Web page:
Organizational learning, operating costs and airline consolidation policy in the Chinese airline industry

Kong Wing, Clement CHOW, Wai Hong Kan TSUI

Research output: Journal PublicationsJournal Article (refereed)peer-review

11 Citations (Scopus)


This study investigated and reviewed organizational learning in the Chinese airline industry, which is dominated by state-owned or state-controlled airlines. This empirical research focused on the extensive scale of airline mergers and acquisitions among 12 Chinese airlines for the period of 1996–2014. This research aims to make a contribution towards addressing the general lack of academic reflection on the impact of organizational learning on airline performance during and after the completion of mergers and acquisitions. The empirical findings of this paper suggested that there was, in general, organizational learning experienced by Chinese airlines from their prior operating experience in improving operating costs. However, airline mergers in 2001/02 increased airlines' average operating costs, as most state-owned airlines are notorious for poor cost management. Significantly, the performance improvement among Chinese airlines was found during the post-merger periods in this study, and the increase in Chinese airlines’ operating costs during the post-acquisition periods due to the limited integration of 2010 acquisition compared with the 2001/02 mergers.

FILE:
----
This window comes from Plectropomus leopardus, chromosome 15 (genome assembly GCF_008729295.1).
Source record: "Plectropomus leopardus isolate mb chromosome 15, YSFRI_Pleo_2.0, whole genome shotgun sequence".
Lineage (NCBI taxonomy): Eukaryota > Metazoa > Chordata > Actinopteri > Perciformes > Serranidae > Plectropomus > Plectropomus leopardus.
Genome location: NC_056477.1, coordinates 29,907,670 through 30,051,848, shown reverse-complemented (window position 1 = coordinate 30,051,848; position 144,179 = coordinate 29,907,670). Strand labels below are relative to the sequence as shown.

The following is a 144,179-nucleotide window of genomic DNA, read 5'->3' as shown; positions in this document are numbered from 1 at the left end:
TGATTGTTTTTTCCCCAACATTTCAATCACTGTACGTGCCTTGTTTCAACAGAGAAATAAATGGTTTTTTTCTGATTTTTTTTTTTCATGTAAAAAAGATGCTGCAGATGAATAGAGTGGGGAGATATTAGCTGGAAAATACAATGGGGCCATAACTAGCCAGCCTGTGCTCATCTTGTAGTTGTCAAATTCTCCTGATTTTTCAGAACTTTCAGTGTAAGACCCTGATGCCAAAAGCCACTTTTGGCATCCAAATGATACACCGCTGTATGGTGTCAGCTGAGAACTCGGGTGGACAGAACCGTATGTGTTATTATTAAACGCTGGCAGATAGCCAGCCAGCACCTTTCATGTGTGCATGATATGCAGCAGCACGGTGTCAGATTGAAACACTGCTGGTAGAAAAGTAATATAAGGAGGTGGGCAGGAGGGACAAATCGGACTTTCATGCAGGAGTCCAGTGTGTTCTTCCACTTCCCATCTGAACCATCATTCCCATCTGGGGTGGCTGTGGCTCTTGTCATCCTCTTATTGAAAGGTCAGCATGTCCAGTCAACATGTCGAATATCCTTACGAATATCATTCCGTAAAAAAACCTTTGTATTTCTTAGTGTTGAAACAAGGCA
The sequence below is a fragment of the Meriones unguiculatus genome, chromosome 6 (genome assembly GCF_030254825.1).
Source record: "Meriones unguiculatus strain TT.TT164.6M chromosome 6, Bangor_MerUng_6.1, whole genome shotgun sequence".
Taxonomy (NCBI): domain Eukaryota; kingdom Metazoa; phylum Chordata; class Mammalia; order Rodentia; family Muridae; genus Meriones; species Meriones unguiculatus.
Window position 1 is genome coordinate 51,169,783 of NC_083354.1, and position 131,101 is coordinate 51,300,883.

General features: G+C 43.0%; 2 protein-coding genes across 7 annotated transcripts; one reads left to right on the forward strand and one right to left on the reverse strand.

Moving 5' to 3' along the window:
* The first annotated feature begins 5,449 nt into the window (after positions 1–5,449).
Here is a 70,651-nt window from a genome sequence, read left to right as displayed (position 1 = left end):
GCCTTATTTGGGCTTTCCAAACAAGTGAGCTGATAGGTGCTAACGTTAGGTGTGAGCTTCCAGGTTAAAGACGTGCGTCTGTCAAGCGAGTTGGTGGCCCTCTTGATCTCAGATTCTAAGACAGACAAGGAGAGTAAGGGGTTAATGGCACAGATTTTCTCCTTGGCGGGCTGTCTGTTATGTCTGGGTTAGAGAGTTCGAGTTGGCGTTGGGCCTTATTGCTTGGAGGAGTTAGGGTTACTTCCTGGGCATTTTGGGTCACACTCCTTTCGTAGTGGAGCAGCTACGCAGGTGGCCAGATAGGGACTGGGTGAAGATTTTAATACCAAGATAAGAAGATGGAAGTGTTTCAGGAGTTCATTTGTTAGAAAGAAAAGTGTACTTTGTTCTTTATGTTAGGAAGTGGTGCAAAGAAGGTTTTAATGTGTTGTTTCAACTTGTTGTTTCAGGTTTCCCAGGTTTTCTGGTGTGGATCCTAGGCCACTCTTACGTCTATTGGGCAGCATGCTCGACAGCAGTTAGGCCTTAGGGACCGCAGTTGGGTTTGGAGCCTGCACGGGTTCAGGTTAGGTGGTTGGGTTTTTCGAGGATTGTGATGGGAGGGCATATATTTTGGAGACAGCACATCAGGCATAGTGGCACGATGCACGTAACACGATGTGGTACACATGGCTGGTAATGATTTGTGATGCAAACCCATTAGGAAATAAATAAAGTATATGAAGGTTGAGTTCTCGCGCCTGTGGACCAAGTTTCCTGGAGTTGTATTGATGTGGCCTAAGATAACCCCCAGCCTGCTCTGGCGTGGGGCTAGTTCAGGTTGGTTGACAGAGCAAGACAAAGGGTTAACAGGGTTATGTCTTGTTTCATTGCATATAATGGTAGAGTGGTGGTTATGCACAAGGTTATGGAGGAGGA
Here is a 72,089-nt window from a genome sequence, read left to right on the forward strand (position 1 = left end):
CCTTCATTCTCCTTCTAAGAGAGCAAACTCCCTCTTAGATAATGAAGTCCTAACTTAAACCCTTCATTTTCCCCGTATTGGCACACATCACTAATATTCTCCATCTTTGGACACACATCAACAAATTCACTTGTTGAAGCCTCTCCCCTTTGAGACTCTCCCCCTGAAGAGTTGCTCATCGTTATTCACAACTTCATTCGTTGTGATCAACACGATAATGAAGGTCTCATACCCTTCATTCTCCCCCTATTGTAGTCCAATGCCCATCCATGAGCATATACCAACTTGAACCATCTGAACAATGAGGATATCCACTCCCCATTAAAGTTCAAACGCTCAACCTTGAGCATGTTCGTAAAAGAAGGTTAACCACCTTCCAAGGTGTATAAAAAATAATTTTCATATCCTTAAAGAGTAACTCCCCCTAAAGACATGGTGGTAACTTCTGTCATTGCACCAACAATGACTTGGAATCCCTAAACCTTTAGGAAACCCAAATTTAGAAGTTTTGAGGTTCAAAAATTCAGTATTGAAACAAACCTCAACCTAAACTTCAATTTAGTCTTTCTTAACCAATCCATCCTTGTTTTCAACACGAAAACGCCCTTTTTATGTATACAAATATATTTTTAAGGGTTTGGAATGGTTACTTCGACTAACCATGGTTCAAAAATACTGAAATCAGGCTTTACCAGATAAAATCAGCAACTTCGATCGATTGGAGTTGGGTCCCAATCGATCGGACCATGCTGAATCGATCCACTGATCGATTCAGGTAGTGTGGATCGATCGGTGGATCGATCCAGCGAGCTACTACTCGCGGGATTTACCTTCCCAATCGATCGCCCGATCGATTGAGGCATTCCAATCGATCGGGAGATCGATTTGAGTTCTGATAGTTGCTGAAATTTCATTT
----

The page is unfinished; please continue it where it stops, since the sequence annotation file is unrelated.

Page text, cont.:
Original languageEnglish
Pages (from-to)108-118
Number of pages11
JournalJournal of Air Transport Management
Publication statusPublished - Aug 2017


  • Airline mergers and acquisitions
  • Operating costs
  • Operating experience
  • Organizational learning
  • Post-acquisition periods
  • Post-merger periods


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